My mother, my heroine

In times of turmoil, a story of love, courage, hope and light

Leonora Aliu
Meriton Binakaj and his mother Ajnishahe Binakaj, at their home in Gjakova.
UNICEF/2020/ L. Aliu
11 June 2020

GJAKOVA, Kosovo,  June 2020 – Not all heroes and heroines have to long capes and masks, fly through the sky, and fight evil. The doctors and nurses who continue to serve selflessly during the COVID-19 pandemic are heroes, as are firefighters, police officers and others. We have everyday heroes, too – they may not have supernatural powers, but powers big enough to change our life so much that we come to embrace life and not give up in the face of greater challenges.

Meriton Binakaj, from Gjakova, has had such a hero for 24 years now: his mother.

Ever since his swimming accident in 2011, when he dove into the Erenik River and hit his head on a stone, which left him paralyzed, his mother has stood beside him, every single day.

Ajnishahe Binakaj, 38, started the battle of protecting her two sons as a single parent in April of 1999, when she lost her husband one day before Meriton turned 4-years-old.

“Meriton’s birthday was on the next day and we were in the camp when Meriton’s uncle and I were looking for candies and caramels to celebrate his birthday. He was a child, he was not aware of what was going on and he was looking for them on the ground,” Ajnishahe says. Meriton chimes in, saying, “I will never forget those candies.” We are meeting them in their three-floor house, in the only room that Meriton has wheelchair-access to. His mother is always there with him.

Meriton Binakaj at “Activate Talks” in 2019 speaking publicly for the first time about his story in front of 600 people.
UNICEF/ 2020/ A. Beqiri
Meriton Binakaj at “Activate Talks” in 2019 speaking publicly for the first time about his story in front of 600 people.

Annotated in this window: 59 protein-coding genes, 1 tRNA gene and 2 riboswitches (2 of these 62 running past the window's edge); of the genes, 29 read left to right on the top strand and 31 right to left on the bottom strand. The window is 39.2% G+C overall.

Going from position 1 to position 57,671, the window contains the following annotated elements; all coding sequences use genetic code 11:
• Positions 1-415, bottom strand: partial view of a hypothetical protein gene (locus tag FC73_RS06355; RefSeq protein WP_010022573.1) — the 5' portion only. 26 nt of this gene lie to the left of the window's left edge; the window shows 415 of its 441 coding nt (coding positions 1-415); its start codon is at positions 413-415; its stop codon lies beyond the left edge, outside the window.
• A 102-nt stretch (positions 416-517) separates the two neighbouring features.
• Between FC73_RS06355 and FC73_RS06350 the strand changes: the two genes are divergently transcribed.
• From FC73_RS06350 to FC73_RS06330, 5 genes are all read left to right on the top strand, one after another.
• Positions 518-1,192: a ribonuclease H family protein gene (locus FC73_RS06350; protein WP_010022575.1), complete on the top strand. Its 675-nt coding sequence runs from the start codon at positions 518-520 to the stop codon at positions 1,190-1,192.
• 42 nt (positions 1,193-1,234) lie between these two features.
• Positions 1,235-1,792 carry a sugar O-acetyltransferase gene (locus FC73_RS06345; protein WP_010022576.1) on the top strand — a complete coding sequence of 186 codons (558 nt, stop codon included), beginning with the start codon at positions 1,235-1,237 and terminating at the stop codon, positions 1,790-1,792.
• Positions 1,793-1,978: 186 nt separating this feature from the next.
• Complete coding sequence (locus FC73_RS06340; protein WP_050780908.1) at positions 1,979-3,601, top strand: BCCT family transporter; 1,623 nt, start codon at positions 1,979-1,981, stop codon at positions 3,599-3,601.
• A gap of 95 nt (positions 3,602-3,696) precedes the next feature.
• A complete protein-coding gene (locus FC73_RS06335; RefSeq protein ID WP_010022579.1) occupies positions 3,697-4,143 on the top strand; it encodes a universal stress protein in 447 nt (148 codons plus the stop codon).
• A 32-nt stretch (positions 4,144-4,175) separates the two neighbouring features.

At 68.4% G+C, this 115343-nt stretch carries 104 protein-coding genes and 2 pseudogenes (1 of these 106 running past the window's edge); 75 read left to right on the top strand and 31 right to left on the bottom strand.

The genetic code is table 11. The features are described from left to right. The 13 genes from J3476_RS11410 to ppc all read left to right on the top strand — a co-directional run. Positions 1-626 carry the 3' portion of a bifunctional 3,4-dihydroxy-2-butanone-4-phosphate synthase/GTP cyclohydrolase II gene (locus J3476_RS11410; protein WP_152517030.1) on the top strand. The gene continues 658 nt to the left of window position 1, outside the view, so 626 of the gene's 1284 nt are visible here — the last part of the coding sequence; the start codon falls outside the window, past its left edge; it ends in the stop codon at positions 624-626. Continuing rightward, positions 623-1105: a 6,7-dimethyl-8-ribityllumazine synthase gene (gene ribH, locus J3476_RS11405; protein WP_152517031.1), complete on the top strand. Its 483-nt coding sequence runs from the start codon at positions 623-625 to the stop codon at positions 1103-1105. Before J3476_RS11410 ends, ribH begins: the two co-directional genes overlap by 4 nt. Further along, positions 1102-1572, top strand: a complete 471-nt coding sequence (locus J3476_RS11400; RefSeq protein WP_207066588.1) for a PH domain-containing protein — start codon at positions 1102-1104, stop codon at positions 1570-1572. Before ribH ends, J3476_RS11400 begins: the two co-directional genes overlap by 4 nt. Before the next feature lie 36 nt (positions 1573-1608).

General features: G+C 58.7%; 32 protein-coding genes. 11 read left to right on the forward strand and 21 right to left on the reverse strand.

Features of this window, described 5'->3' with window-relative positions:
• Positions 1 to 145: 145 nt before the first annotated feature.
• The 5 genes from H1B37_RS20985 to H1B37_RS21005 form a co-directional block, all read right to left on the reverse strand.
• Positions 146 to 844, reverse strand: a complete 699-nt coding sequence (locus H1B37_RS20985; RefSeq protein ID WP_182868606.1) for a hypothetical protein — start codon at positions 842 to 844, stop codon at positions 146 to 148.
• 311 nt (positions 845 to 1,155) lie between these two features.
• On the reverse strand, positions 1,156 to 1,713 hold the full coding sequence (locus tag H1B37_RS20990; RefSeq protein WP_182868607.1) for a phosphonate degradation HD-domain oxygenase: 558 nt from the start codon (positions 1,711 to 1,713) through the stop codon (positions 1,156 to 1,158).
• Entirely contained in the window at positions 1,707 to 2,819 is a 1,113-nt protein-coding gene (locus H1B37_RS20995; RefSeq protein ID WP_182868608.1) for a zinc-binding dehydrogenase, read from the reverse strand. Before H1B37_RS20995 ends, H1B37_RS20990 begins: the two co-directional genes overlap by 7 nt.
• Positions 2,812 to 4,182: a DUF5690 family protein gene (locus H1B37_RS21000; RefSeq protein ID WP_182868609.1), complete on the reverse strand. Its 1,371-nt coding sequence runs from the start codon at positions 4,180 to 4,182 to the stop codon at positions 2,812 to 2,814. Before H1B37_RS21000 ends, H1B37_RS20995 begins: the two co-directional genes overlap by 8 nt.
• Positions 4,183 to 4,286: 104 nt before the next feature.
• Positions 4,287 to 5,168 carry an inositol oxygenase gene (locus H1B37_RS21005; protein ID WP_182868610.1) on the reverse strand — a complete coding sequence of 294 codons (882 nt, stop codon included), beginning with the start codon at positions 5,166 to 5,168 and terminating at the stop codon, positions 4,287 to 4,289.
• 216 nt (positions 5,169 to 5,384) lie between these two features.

There is a bed with medical equipment and other tools there. Ajnishahe is always there to maintain it and support Meriton.

“My sons are everything to me,” she says as tears form in her eyes.

“Meriton’s accident happened. Since that day, my life is his wellbeing,” Ajnishahe says.

The accident caused Meriton temporary interruption of his education, as a result of not wanting to continue after the accident first, problems with depression, health issues which he had as a result of the injury, but also due to the lack of transport to school.

“Those were very difficult years,” Ajnishahe says, painfully recollecting the days when Meriton’s classmates used to go to school with their backpacks on while he could not.

“I did not want to go either. I thought, ‘Why bother when nothing is worth it anymore,’” Meriton says as he shares the difficult moments of adapting to the situation after the accident. “I just did not want to do anything anymore,” he adds.

Getting used to the situation was not easy for him or for his family. His mother would have to sneakily give money to Meriton’s brother to go out with friends without Meriton knowing it, in order to avoid making her other son feel bad, but also not to neglect his brother. Until before the accident, Ajnishahe worked as a tailor.  But she decided to give up her work and passion in order to commit to love – her children.